5 lessons to learn from failed advertising campaigns

Tue 1 Dec 2020

Despite multi-million pound budgets, large teams of market researchers, and years of experience, even the biggest advertising agencies fail sometimes. Here are some of the lessons we can learn from their recent mistakes.

1. Don’t exploit real-life suffering

In one of the most controversial adverts of 2017, Kendall Jenner managed to magically unite protesters and law enforcement officers by handing one of the police officers a can of Pepsi. During a time when politically charged Black Lives Matter protests frequently ended in tear gas, violence, and arrests, the advert caused outrage on social media and quickly made headline news for all the wrong reasons. Withdrawing the advert, the company said in a statement to the Associated Press, “Pepsi was trying to project a global message of unity, peace and understanding. Clearly, we missed the mark, and we apologise.”


2. Remember that context is important

A culturally insensitive Facebook advert from German skincare brand Nivea caused almost as much outrage as the Pepsi commercial after it was released with the tagline ‘White is Purity.’ The advert was geographically targeted at the firm’s Middle Eastern followers, where the colour black is linked with strength and the colour white with purity. However, viewed through Western eyes, the advert came across as racist and offensive. Unfortunately for Nivea, the situation was made worse when the advert was picked up by alt-right social media accounts and reposted with photos of Hitler and appropriated alt-right mascot Pepe the frog. Nivea immediately withdrew the advert and apologised, but from a marketing perspective the damage was already done.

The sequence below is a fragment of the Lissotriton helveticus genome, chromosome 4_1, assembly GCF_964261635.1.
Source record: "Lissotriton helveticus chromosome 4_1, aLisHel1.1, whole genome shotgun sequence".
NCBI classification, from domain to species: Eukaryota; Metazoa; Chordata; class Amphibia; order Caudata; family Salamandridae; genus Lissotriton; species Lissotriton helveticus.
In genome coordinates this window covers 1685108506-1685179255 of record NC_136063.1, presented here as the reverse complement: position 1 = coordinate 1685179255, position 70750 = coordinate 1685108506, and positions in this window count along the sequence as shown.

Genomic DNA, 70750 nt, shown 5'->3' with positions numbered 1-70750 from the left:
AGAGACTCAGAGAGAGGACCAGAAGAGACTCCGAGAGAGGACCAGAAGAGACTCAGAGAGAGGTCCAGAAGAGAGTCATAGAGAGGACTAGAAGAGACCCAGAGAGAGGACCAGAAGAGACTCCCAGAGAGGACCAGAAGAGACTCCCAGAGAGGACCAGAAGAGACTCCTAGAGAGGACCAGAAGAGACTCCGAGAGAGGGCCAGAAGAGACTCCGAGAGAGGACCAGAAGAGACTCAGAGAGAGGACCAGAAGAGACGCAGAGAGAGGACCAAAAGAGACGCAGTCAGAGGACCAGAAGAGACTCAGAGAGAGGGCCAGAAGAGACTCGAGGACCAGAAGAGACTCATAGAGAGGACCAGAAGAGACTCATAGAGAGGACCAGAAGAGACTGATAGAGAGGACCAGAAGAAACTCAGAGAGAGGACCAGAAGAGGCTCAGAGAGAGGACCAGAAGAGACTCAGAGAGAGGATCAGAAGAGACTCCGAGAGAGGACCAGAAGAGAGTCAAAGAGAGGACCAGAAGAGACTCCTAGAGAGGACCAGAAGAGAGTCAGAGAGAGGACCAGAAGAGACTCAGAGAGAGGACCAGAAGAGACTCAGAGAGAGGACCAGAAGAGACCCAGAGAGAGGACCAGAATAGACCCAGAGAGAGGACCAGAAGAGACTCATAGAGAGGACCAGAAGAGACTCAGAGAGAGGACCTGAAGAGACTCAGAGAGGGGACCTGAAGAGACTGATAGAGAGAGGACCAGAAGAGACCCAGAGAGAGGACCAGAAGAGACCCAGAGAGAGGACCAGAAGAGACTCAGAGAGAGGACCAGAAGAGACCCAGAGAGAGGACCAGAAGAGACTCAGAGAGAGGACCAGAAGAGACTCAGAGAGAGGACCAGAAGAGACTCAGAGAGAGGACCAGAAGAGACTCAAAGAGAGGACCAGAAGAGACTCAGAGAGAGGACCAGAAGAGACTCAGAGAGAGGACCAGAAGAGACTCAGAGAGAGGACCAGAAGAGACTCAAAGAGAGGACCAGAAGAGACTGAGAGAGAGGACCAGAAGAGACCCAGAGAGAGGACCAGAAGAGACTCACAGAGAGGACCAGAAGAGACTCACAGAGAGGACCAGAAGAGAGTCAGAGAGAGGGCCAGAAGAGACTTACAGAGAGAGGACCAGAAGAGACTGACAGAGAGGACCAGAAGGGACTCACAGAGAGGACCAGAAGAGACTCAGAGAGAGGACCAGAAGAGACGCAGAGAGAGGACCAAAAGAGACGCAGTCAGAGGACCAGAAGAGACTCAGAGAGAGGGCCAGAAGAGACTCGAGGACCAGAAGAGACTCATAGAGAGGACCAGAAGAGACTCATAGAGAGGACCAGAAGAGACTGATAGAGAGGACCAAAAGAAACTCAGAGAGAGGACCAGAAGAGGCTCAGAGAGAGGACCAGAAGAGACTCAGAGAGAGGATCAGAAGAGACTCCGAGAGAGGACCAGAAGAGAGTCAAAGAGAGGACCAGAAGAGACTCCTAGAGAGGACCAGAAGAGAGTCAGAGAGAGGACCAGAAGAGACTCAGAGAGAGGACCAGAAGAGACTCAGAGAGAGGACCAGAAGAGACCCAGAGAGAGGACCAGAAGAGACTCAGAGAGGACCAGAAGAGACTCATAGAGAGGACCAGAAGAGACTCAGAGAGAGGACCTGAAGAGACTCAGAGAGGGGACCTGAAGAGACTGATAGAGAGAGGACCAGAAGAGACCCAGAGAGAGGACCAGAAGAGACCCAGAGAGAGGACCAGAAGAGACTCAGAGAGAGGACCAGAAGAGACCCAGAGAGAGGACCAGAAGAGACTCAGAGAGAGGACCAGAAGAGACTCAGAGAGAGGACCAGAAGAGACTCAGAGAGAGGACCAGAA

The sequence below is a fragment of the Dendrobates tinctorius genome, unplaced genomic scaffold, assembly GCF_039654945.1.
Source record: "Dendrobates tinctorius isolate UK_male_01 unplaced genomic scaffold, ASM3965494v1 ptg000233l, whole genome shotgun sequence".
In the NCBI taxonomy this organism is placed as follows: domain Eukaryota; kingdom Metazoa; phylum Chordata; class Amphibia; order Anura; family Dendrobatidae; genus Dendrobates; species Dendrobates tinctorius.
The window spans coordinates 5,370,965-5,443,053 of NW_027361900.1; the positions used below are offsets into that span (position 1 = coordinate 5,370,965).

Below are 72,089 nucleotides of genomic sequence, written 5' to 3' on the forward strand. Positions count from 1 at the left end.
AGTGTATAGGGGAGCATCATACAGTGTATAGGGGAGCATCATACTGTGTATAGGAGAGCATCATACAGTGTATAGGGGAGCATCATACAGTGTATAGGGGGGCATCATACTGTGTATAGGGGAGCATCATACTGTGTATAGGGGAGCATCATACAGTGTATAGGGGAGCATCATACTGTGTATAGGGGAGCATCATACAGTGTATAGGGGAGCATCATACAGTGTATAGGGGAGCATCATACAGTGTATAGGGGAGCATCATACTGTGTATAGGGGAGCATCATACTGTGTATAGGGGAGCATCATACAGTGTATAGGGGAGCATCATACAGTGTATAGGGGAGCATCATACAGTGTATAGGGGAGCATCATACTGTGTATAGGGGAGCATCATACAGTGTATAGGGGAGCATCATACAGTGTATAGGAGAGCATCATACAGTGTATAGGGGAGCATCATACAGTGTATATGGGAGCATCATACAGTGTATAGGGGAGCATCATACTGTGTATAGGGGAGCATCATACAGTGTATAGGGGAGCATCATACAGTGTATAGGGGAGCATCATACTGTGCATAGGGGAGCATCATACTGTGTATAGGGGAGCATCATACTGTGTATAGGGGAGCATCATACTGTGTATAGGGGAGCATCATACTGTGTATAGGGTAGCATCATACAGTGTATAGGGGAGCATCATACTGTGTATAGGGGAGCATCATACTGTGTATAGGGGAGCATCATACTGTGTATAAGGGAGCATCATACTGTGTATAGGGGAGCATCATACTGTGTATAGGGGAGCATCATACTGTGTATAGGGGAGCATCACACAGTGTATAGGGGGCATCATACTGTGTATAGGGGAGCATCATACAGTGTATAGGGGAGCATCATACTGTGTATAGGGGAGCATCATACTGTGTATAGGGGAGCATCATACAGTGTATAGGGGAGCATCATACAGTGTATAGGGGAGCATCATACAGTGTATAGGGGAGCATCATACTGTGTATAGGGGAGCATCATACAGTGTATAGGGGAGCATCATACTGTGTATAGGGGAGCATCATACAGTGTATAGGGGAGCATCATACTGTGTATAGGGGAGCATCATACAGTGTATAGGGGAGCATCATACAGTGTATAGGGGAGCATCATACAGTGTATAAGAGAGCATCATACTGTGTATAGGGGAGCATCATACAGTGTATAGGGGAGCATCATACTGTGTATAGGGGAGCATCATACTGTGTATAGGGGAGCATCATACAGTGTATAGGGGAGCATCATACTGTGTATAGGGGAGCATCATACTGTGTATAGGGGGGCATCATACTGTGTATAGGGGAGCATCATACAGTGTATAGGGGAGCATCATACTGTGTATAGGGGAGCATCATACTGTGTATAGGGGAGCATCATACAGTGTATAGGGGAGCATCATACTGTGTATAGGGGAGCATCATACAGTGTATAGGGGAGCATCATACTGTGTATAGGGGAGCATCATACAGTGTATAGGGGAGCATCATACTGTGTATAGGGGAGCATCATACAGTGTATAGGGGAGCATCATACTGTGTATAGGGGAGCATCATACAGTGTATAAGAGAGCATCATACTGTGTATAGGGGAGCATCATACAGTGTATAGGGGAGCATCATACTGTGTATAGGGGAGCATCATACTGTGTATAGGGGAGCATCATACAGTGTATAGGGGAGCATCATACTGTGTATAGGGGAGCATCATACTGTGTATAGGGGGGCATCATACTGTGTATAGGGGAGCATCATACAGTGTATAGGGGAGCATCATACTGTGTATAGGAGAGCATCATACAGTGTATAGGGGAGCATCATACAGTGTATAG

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3. Body shaming is unacceptable

In 2015, weight-loss company Protein World launched a campaign featuring an Australian bikini model with the tagline ‘Are you beach body ready?’ Despite nearly 400 complaints that it objectified women and was socially irresponsible, the UK’s Advertising Standards Authority gave the campaign the green light. Unlike Pepsi and Nivea, Protein World defiantly refused to apologise and instead of withdrawing its campaign the company expanded it to the US market. The adverts met a similar response in New York and many of the subway posters were defaced with stickers that read ‘this oppresses women’.


4. Don’t inject politics into retail

When Starbucks attempted to spark a national conversation about race relations in its 2015 ‘Race Together’ campaign, the company became an international laughing stock. Its two-pronged approach of having baristas write the phrase on Starbucks cups and encouraging employees to engage their customers in conversations about the topic was a dismal failure and prompted a huge social media backlash. Appropriating a serious social issue for economic gain is rarely a good idea, and anything that slows down the length of time it takes for commuters to pick up their morning coffees is guaranteed to meet with resistance.


5. Word choice can make or break a campaign

Checking a campaign to ensure that none of the language can be misinterpreted is essential, as Adidas marketing managers found to their cost last year. An email praising runners who had ‘survived’ the 2017 Boston Marathon met with disbelief and accusations of insensitivity in the wake of the terrorist attack that killed three people and injured more than 250 runners and spectators at the same event in 2013. Adidas apologised for the email, admitting that its choice of words was ‘insensitive’.


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